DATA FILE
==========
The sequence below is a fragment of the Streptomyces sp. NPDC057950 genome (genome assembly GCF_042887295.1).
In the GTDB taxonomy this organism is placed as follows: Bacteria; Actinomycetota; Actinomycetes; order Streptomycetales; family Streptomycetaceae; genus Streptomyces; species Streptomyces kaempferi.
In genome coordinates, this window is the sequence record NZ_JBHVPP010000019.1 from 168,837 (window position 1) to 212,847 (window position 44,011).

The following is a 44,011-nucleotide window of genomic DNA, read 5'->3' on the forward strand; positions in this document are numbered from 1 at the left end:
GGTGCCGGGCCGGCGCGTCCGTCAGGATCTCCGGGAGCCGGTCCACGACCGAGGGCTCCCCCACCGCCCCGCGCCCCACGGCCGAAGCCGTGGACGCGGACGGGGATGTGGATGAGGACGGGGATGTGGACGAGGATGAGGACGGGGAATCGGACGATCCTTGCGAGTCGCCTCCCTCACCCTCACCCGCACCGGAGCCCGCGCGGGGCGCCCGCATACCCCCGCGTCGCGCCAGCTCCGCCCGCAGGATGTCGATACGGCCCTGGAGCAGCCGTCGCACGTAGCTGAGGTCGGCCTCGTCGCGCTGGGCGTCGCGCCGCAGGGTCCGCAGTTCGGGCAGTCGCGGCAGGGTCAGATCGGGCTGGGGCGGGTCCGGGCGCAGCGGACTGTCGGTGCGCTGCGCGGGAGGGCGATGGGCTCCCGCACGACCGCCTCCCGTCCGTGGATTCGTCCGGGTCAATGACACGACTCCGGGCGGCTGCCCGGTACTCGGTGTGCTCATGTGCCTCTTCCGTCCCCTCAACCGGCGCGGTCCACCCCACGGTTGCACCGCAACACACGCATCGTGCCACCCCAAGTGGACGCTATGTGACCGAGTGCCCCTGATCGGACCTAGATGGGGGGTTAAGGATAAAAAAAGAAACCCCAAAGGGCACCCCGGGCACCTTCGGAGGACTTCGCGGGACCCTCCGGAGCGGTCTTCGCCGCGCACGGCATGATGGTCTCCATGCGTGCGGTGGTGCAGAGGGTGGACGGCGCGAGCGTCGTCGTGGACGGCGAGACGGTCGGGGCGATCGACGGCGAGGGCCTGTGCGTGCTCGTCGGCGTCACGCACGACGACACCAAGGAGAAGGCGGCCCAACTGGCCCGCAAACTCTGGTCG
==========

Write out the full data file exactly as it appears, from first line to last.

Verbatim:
The sequence below is a fragment of the Streptomyces sp. NPDC057950 genome (genome assembly GCF_042887295.1).
In the GTDB taxonomy this organism is placed as follows: Bacteria; Actinomycetota; Actinomycetes; order Streptomycetales; family Streptomycetaceae; genus Streptomyces; species Streptomyces kaempferi.
In genome coordinates, this window is the sequence record NZ_JBHVPP010000019.1 from 168,837 (window position 1) to 212,847 (window position 44,011).

The following is a 44,011-nucleotide window of genomic DNA, read 5'->3' on the forward strand; positions in this document are numbered from 1 at the left end:
GGTGCCGGGCCGGCGCGTCCGTCAGGATCTCCGGGAGCCGGTCCACGACCGAGGGCTCCCCCACCGCCCCGCGCCCCACGGCCGAAGCCGTGGACGCGGACGGGGATGTGGATGAGGACGGGGATGTGGACGAGGATGAGGACGGGGAATCGGACGATCCTTGCGAGTCGCCTCCCTCACCCTCACCCGCACCGGAGCCCGCGCGGGGCGCCCGCATACCCCCGCGTCGCGCCAGCTCCGCCCGCAGGATGTCGATACGGCCCTGGAGCAGCCGTCGCACGTAGCTGAGGTCGGCCTCGTCGCGCTGGGCGTCGCGCCGCAGGGTCCGCAGTTCGGGCAGTCGCGGCAGGGTCAGATCGGGCTGGGGCGGGTCCGGGCGCAGCGGACTGTCGGTGCGCTGCGCGGGAGGGCGATGGGCTCCCGCACGACCGCCTCCCGTCCGTGGATTCGTCCGGGTCAATGACACGACTCCGGGCGGCTGCCCGGTACTCGGTGTGCTCATGTGCCTCTTCCGTCCCCTCAACCGGCGCGGTCCACCCCACGGTTGCACCGCAACACACGCATCGTGCCACCCCAAGTGGACGCTATGTGACCGAGTGCCCCTGATCGGACCTAGATGGGGGGTTAAGGATAAAAAAAGAAACCCCAAAGGGCACCCCGGGCACCTTCGGAGGACTTCGCGGGACCCTCCGGAGCGGTCTTCGCCGCGCACGGCATGATGGTCTCCATGCGTGCGGTGGTGCAGAGGGTGGACGGCGCGAGCGTCGTCGTGGACGGCGAGACGGTCGGGGCGATCGACGGCGAGGGCCTGTGCGTGCTCGTCGGCGTCACGCACGACGACACCAAGGAGAAGGCGGCCCAACTGGCCCGCAAACTCTGGTCG